Casual Restaurants Not Adequately Leveraging the Strength in Craft Beers


According to GuestMetrics, based on its POS database of more than $8 billion in sales, casual restaurants appear not to be leveraging the strength of craft beers as well as fine dining restaurants and bars.

“On pretty much every dimension, casual restaurants are not doing as effective a job as fine dining restaurants or bars in leveraging the growth in craft beers,” says Bill Pecoriello, CEO of GuestMetrics LLC. “Based on our data, craft beers accounted for 20 percent of beer sales in casual restaurants, versus the 22 percent in bars and 28 percent in fine dining restaurants. Additionally, the average price being charged by casual restaurants for craft beers is only $5.09, compared to $5.53 in bars and $6.16 in fine dining restaurants. This is a function of differences in brand mix, promotional levels and as well as pricing architecture across the sub-channels. While it may not be feasible for casual restaurants to charge the same amount as fine dining, there should be room for closing the price gap relative to what bars are realizing.” 

“In further analyzing the beer category within the different on-premise segments, while craft beers achieved a 7 percent growth in casual restaurants in 2012 relative to the prior year, this lagged behind the 11 percent growth in bars and 13 percent growth in fine dining restaurants,” says Peter Reidhead, VP of Strategy and Insights at GuestMetrics. “While casual restaurants obviously need to have a balanced offering in the beers they carry, we believe there could be a positive halo effect on overall beer sales from dialing up their focus on craft beers.”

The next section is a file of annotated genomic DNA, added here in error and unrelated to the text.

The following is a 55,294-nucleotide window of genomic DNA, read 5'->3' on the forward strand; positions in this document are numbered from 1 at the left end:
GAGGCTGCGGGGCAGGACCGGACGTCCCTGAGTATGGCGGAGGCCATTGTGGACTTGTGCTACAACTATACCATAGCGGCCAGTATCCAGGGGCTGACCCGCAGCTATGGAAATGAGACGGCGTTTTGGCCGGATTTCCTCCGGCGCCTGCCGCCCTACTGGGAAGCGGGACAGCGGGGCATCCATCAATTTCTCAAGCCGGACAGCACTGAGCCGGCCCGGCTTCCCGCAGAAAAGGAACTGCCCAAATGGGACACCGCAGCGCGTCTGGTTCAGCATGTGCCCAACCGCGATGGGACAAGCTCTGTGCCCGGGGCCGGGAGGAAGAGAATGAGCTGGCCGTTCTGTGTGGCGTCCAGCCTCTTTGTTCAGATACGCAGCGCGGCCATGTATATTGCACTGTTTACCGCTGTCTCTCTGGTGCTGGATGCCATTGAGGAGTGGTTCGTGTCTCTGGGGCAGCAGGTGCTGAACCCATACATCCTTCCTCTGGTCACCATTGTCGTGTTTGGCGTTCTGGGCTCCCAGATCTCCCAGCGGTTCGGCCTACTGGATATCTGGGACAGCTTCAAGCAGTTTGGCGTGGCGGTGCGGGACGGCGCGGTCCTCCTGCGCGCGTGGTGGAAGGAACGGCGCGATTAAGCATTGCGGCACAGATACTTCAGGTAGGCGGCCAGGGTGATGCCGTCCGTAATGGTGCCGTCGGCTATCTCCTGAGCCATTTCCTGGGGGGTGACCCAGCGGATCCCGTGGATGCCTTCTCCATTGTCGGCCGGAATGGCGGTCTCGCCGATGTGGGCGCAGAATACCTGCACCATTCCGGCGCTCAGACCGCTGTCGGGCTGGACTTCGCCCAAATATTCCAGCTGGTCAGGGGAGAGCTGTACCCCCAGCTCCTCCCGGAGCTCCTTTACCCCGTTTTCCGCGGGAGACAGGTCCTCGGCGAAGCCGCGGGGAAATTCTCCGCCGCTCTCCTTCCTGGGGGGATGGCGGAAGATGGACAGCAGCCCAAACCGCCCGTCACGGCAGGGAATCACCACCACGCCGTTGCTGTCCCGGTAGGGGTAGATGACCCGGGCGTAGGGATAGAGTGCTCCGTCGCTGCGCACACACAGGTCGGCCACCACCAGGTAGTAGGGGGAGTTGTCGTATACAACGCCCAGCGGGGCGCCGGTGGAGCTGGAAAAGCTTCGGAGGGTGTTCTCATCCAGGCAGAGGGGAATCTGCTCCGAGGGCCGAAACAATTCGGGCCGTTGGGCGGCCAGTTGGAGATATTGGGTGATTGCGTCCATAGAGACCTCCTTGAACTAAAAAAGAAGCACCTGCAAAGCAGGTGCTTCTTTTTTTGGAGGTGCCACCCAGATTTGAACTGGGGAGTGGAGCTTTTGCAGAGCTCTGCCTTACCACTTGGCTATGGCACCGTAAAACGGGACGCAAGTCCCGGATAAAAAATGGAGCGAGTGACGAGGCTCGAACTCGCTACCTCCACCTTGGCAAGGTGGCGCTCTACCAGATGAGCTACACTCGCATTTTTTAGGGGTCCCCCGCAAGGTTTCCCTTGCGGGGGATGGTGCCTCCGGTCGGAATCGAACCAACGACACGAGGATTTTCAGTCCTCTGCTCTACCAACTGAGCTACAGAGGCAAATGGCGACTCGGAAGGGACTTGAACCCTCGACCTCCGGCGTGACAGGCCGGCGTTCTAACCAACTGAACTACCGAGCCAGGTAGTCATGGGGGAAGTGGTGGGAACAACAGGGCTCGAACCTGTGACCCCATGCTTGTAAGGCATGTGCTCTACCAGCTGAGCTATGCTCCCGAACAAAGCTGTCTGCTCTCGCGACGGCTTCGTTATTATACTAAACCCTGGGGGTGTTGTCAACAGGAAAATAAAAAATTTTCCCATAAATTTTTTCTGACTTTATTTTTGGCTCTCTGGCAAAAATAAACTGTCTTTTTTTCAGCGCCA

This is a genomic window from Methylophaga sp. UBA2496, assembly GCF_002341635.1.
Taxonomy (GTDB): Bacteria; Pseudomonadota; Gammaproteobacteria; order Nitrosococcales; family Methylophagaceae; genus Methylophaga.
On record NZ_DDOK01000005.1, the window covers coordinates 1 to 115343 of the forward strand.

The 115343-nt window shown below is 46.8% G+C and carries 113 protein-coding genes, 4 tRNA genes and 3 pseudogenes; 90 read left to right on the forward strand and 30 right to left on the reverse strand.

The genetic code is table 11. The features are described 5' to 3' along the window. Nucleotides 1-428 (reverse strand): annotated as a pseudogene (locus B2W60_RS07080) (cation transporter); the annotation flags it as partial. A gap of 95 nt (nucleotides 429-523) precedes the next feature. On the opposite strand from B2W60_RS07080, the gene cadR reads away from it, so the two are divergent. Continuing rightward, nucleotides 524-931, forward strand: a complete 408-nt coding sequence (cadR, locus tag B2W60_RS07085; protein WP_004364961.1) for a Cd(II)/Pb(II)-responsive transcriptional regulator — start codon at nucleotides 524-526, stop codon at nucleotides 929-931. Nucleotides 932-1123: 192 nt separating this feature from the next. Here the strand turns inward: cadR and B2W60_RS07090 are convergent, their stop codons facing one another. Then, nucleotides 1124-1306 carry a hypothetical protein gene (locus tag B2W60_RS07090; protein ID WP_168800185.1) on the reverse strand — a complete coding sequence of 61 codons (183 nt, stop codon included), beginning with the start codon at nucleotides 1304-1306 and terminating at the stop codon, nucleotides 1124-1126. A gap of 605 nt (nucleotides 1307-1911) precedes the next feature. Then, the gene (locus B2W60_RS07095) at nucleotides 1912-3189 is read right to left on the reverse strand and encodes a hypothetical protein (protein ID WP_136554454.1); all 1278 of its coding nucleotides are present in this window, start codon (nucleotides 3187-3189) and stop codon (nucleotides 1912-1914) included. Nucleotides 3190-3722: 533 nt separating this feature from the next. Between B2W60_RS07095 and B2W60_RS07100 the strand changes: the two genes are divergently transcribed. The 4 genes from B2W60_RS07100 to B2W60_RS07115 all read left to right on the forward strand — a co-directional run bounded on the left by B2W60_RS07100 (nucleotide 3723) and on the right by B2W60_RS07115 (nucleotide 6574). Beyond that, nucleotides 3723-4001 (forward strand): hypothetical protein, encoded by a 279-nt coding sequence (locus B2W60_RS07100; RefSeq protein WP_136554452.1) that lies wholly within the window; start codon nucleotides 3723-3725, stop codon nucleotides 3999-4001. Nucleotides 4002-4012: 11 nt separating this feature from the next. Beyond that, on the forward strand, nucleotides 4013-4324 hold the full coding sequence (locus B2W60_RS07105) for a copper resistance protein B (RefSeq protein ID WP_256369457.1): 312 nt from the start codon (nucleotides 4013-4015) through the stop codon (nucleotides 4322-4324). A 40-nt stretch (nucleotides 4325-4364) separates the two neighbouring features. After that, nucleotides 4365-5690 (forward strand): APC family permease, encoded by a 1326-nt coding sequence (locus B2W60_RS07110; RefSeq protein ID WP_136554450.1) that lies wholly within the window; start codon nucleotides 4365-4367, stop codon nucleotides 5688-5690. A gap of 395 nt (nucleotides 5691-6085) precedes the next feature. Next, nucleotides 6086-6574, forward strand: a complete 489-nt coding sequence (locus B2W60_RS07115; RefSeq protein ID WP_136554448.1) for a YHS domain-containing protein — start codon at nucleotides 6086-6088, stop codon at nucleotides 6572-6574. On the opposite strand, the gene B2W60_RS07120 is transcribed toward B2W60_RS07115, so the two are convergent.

“In addition to having a lower share of beer sales and slower growth from craft beers, casual restaurants appear to be leaving additional money on the table by not keeping pace with the price increases in craft beer,” says Brian Barrett, president of GuestMetrics. “While the average price of craft beers in fine dining restaurants and bars increased more than 3 percent in 2012 relative to the prior year, craft beer pricing in casual restaurants only increased 2 percent. Given the tight economics being experienced by casual restaurants right now, optimizing the brand mix, discount levels and pricing architecture within the beer category are key to improving revenue trends.”     

News and information presented in this release has not been corroborated by FSR, Food News Media, or Journalistic, Inc.

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